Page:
Unsatisfied with RBC’s investigation, Ms. Miglialo made a complaint to the Commissioner, alleging that RBC was in breach of the Personal Information Protection and Electronic Data Act (PIPEDA). Upon investigating the matter, the Commissioner concluded that RBC responded to and investigated the matter effectively and dealt with the matter in an appropriate fashion.
Following the conclusion of the Commissioner’s report, Ms. Miglialo filed an application with the Federal Court pursuant to Section 14 of PIPEDA. She sought damages arising from her mental and emotional distress as a result of the privacy breach. In dismissing Ms. Miglialo’s application, the Court emphasized the need for Ms. Miglialo to adduce evidence of the causative relationship between RBC’s actions and her damages, and for evidence establishing the extent of her damages. Ms. Miglialo was unable to adduce any evidence establishing the extent of her damages and was not able to establish that RBC was the cause of her damages. To add insult to injury, it was found that the invasive questioning by her mother was done prior to the RBC employee accessing the information of her accounts.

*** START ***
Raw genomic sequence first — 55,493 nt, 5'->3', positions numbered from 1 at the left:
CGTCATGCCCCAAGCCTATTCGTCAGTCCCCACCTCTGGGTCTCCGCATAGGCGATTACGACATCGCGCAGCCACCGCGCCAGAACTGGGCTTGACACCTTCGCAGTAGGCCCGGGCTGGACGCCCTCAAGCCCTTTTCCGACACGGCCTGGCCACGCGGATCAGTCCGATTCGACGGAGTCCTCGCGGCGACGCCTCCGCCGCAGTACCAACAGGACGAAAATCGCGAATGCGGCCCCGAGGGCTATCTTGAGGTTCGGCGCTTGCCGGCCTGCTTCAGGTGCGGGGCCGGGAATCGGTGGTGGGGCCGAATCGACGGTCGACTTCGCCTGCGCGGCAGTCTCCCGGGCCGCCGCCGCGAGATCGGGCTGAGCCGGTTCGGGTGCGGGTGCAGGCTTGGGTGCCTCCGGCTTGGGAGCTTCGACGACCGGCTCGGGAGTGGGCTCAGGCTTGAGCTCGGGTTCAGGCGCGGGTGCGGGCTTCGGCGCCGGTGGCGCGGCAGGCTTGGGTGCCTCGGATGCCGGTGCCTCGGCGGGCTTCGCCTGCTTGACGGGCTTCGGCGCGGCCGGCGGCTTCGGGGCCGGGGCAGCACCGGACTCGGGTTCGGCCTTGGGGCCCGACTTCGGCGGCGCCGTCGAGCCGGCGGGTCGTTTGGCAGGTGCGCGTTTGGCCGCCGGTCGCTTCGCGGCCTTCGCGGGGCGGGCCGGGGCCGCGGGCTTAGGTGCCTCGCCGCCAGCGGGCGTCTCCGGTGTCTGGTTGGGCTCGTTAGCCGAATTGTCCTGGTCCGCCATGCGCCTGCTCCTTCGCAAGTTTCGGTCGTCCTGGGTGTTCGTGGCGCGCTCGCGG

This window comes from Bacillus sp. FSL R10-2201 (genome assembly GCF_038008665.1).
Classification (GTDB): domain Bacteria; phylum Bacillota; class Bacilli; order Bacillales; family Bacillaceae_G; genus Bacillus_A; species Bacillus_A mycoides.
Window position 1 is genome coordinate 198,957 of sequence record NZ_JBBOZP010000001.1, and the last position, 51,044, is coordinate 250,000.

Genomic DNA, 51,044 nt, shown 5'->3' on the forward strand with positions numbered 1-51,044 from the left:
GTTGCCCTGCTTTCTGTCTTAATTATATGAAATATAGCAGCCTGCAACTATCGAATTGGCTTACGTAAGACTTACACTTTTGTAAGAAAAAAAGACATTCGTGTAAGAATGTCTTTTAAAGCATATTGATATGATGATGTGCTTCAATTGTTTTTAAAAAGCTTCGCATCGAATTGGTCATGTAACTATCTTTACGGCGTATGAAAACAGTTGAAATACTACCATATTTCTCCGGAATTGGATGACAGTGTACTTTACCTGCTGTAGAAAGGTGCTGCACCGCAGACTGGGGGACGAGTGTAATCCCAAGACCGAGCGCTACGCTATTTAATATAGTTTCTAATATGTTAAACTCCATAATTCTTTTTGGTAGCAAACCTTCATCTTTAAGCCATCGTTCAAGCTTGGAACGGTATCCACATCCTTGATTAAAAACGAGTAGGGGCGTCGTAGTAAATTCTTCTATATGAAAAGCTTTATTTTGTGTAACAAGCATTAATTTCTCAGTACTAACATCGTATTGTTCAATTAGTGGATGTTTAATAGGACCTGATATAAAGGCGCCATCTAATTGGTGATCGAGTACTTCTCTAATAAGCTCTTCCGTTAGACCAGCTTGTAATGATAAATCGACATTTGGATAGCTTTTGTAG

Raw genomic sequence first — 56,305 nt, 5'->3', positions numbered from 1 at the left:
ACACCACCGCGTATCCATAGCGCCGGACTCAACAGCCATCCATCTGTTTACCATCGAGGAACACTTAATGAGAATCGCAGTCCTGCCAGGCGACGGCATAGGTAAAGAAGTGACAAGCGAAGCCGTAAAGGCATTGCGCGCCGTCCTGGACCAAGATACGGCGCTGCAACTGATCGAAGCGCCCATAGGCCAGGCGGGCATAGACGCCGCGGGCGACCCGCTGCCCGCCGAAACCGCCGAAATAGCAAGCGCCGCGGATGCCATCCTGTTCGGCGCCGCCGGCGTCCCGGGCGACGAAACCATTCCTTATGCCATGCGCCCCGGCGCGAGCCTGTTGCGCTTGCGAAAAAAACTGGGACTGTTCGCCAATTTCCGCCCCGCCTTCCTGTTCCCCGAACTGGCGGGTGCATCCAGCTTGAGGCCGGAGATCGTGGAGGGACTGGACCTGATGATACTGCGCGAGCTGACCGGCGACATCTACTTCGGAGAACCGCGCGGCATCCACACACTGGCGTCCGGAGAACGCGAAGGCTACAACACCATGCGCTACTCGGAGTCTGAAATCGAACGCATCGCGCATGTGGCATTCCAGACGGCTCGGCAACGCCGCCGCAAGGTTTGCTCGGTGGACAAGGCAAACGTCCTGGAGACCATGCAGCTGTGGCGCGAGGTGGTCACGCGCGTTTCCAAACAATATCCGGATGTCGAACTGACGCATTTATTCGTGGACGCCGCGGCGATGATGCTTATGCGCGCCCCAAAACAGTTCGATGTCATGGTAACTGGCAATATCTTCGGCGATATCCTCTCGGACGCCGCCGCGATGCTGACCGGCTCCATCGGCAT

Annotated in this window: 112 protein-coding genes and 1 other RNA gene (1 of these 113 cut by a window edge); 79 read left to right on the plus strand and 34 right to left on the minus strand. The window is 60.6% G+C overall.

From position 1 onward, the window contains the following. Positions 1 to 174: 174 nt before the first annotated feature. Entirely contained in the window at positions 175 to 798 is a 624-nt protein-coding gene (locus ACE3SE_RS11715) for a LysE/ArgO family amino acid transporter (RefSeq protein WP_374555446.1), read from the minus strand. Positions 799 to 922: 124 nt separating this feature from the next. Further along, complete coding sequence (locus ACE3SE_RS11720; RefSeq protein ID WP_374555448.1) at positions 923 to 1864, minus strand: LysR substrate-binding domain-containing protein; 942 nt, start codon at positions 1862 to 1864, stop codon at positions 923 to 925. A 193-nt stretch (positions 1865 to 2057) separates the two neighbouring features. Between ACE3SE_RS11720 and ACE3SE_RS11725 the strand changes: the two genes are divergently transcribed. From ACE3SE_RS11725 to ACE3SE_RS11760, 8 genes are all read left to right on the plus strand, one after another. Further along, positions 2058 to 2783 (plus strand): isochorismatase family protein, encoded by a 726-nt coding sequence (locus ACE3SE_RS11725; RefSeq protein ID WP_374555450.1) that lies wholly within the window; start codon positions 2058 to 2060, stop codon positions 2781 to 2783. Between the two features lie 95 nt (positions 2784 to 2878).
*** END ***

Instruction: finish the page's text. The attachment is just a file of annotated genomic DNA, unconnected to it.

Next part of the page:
The Court also considered several cases where damages were awarded under PIPEDA, and noted that all of them involved disclosure of highly sensitive information. The court compared this to Ms. Miglialo’s case, in which the bank had found that there was no disclosure. The Miglialo case therefore reinforces that in order for damages to be awarded under PIPEDA, plaintiffs must establish that the breach was of a certain severity and that it ultimately led to the disclosure of sensitive information.